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Am J Cardiol. 2013 Jul 1;112(1):8-13. doi: 10.1016/j.amjcard.2013.02.045. Epub 2013 Apr 1.

Effects of ivabradine and ranolazine in patients with microvascular angina pectoris.

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  • 1Department of Cardiovascular Medicine, Universit√† Cattolica del Sacro Cuore, Roma, Italy.

Abstract

Patients with microvascular angina (MVA) often have persistence of symptoms despite full classical anti-ischemic therapy. In this study, we assessed the effect of ivabradine and ranolazine in MVA patients. We randomized 46 patients with stable MVA (effort angina, positive exercise stress test [EST], normal coronary angiography, coronary flow reserve <2.5), who had symptoms inadequately controlled by standard anti-ischemic therapy, to ivabradine (5 mg twice daily), ranolazine (375 mg twice daily), or placebo for 4 weeks. The Seattle Angina Questionnaire (SAQ), EuroQoL scale, and EST were assessed at baseline and after treatment. Coronary microvascular dilation in response to adenosine and to cold pressor test and peripheral endothelial function (by flow-mediated dilation) were also assessed. Both drugs improved SAQ items and EuroQoL scale compared with placebo (p <0.01 for all), with ranolazine showing some more significant effects compared with ivabradine, on some SAQ items and EuroQoL scale (p <0.05). Time to 1-mm ST-segment depression and EST duration were improved by ranolazine compared with placebo. No effects on coronary microvascular function and on flow-mediated dilation were observed with drugs or placebo. In conclusion, ranolazine and ivabradine may have a therapeutic role in MVA patients with inadequate control of symptoms in combination with usual anti-ischemic therapy.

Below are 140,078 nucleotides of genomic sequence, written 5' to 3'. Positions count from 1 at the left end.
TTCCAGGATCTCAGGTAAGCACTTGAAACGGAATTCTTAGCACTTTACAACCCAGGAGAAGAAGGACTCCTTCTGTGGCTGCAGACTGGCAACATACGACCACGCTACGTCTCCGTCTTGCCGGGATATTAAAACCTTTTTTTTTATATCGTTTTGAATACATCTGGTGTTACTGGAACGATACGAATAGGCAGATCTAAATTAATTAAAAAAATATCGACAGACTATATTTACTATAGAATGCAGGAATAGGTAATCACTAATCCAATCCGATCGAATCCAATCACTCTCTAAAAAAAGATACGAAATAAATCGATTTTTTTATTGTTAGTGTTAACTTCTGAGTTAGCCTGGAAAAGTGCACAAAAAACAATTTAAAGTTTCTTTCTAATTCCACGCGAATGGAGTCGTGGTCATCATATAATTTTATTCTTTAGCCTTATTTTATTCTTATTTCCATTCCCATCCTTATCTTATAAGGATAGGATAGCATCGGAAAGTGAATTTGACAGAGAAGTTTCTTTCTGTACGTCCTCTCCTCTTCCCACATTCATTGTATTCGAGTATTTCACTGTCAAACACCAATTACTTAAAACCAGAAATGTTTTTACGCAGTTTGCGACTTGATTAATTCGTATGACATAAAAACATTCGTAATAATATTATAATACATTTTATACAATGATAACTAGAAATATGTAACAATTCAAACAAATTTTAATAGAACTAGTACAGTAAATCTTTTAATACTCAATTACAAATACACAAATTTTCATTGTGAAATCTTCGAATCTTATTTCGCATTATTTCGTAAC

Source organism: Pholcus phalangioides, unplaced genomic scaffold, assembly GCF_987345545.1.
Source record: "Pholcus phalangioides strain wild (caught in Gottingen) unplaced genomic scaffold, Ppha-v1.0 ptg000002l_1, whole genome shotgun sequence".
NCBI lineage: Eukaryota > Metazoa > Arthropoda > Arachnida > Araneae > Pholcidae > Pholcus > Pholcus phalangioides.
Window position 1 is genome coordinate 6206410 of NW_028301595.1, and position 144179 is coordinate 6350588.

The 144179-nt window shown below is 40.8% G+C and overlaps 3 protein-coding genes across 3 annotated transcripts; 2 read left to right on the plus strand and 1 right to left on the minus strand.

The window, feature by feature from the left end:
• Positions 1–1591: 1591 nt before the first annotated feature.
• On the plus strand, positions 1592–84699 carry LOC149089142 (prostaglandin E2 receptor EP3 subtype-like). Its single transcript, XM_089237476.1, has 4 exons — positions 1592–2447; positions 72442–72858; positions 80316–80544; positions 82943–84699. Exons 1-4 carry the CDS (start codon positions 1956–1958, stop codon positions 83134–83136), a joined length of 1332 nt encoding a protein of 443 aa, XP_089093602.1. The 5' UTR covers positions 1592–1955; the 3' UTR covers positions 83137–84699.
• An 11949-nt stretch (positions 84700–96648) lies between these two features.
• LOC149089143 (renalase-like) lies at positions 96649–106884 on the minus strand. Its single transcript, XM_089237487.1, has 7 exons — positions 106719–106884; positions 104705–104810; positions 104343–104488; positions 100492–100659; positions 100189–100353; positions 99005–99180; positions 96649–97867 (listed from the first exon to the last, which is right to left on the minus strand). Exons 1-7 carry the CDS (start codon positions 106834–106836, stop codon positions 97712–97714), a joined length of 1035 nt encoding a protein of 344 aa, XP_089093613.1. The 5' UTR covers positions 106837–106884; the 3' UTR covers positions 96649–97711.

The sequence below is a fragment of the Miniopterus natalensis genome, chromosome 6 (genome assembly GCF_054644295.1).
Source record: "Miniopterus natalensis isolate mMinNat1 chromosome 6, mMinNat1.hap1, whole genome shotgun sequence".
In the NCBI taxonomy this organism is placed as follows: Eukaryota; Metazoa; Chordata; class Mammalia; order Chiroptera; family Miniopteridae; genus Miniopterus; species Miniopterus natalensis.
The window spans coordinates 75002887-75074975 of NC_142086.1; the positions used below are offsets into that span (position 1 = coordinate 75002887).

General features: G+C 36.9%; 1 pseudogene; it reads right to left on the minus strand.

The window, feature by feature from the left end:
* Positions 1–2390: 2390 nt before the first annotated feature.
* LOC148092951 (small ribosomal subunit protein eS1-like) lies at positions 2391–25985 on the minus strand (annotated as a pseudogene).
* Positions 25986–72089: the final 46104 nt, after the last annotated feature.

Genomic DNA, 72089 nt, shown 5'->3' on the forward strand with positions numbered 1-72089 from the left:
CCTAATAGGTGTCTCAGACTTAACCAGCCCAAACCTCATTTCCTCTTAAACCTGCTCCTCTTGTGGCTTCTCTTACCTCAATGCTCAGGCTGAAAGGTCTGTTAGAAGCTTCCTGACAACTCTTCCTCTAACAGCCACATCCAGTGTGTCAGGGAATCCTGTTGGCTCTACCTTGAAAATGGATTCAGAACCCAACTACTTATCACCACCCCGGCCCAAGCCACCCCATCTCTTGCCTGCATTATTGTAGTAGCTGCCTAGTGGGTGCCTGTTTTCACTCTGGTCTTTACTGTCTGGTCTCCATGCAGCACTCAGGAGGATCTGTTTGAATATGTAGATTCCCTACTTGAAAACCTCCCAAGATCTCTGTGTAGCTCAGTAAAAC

PMID:
23558043
DOI:
10.1016/j.amjcard.2013.02.045
[PubMed - indexed for MEDLINE]
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